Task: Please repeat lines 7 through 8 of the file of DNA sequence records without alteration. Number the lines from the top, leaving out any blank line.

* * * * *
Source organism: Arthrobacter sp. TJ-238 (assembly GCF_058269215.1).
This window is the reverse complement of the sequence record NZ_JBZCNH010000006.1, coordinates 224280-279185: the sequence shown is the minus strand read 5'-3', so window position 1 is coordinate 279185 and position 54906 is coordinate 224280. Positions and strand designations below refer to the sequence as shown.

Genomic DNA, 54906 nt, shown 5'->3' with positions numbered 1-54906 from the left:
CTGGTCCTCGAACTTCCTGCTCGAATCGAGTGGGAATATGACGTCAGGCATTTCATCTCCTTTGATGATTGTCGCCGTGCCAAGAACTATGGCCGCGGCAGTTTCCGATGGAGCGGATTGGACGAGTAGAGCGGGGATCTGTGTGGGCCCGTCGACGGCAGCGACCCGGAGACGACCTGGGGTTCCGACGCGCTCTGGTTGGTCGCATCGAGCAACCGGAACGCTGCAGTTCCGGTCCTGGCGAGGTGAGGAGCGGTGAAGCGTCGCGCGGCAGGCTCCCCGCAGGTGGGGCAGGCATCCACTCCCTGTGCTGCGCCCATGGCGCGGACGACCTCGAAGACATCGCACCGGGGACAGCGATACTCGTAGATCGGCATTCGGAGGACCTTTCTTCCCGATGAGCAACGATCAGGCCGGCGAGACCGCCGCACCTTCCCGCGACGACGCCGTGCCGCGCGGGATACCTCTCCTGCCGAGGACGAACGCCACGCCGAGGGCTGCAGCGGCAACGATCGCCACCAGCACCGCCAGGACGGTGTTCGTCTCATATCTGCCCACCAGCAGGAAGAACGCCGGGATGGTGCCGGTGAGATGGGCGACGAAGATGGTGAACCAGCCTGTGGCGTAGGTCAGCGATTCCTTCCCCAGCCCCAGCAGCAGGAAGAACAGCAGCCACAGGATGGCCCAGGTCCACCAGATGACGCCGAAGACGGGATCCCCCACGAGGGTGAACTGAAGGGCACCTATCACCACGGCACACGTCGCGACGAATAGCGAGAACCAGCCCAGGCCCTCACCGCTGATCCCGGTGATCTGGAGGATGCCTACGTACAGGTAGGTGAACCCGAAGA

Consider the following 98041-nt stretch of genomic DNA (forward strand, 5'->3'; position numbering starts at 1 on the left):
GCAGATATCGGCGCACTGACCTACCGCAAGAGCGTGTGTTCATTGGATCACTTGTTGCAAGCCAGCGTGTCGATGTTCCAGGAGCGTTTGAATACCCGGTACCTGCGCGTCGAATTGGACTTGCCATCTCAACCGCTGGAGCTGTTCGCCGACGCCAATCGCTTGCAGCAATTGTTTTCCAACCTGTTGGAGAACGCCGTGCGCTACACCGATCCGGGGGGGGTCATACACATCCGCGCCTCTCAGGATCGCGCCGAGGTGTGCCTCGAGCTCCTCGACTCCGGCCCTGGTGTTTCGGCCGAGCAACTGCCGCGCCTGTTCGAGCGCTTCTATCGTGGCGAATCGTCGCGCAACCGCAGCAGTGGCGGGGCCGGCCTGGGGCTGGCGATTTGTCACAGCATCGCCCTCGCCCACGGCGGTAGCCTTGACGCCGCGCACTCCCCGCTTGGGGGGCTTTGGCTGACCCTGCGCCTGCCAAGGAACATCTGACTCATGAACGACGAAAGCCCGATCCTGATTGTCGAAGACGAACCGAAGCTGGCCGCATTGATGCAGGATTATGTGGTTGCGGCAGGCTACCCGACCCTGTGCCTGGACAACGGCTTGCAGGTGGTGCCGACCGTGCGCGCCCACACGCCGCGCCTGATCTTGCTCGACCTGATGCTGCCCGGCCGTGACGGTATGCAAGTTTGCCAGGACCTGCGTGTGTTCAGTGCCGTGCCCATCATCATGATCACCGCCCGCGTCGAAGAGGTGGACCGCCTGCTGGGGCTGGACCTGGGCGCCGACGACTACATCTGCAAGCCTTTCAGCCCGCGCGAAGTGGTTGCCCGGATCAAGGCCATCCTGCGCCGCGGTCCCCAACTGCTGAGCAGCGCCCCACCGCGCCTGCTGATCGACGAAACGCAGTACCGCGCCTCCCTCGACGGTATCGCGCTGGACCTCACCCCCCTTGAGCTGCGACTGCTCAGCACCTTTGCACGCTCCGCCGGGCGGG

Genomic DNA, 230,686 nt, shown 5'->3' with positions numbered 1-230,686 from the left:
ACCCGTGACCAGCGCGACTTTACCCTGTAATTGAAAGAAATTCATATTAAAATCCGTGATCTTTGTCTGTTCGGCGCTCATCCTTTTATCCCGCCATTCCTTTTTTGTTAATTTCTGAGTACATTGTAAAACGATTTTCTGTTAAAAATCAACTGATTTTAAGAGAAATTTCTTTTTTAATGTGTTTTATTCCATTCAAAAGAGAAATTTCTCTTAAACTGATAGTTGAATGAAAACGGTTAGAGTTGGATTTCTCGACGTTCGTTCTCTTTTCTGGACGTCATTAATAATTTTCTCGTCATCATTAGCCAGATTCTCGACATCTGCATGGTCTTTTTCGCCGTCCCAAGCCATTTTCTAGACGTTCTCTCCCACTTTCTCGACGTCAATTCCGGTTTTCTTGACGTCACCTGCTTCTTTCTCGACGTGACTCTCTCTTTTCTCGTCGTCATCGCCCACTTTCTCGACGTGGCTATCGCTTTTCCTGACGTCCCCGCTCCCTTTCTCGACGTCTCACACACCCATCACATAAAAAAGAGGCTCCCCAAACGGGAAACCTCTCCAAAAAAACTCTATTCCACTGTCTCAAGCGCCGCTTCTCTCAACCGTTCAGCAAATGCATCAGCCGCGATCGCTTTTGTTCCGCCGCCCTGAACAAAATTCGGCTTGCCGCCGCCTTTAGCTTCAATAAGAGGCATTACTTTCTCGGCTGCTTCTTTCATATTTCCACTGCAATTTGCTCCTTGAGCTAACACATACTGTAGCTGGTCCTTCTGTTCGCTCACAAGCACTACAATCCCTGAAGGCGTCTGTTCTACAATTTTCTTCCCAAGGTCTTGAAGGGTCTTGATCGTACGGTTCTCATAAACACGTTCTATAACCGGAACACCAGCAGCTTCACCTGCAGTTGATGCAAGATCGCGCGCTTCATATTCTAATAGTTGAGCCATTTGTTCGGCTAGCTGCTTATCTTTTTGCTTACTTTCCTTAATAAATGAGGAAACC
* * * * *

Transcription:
Genomic DNA, 230,686 nt, shown 5'->3' with positions numbered 1-230,686 from the left:
ACCCGTGACCAGCGCGACTTTACCCTGTAATTGAAAGAAATTCATATTAAAATCCGTGATCTTTGTCTGTTCGGCGCTCATCCTTTTATCCCGCCATTCCTTTTTTGTTAATTTCTGAGTACATTGTAAAACGATTTTCTGTTAAAAATCAACTGATTTTAAGAGAAATTTCTTTTTTAATGTGTTTTATTCCATTCAAAAGAGAAATTTCTCTTAAACTGATAGTTGAATGAAAACGGTTAGAGTTGGATTTCTCGACGTTCGTTCTCTTTTCTGGACGTCATTAATAATTTTCTCGTCATCATTAGCCAGATTCTCGACATCTGCATGGTCTTTTTCGCCGTCCCAAGCCATTTTCTAGACGTTCTCTCCCACTTTCTCGACGTCAATTCCGGTTTTCTTGACGTCACCTGCTTCTTTCTCGACGTGACTCTCTCTTTTCTCGTCGTCATCGCCCACTTTCTCGACGTGGCTATCGCTTTTCCTGACGTCCCCGCTCCCTTTCTCGACGTCTCACACACCCATCACATAAAAAAGAGGCTCCCCAAACGGGAAACCTCTCCAAAAAAACTCTATTCCACTGTCTCAAGCGCCGCTTCTCTCAACCGTTCAGCAAATGCATCAGCCGCGATCGCTTTTGTTCCGCCGCCCTGAACAAAATTCGGCTTGCCGCCGCCTTTAGCTTCAATAAGAGGCATTACTTTCTCGGCTGCTTCTTTCATATTTCCACTGCAATTTGCTCCTTGAGCTAACACATACTGTAGCTGGTCCTTCTGTTCGCTCACAAGCACTACAATCCCTGAAGGCGTCTGTTCTACAATTTTCTTCCCAAGGTCTTGAAGGGTCTTGATCGTACGGTTCTCATAAACACGTTCTATAACCGGAACACCAGCAGCTTCACCTGCAGTTGATGCAAGATCGCGCGCTTCATATTCTAATAGTTGAGCCATTTGTTCGGCTAGCTGCTTATCTTTTTGCTTACTTTCCTTAATAAATGAGGAAACC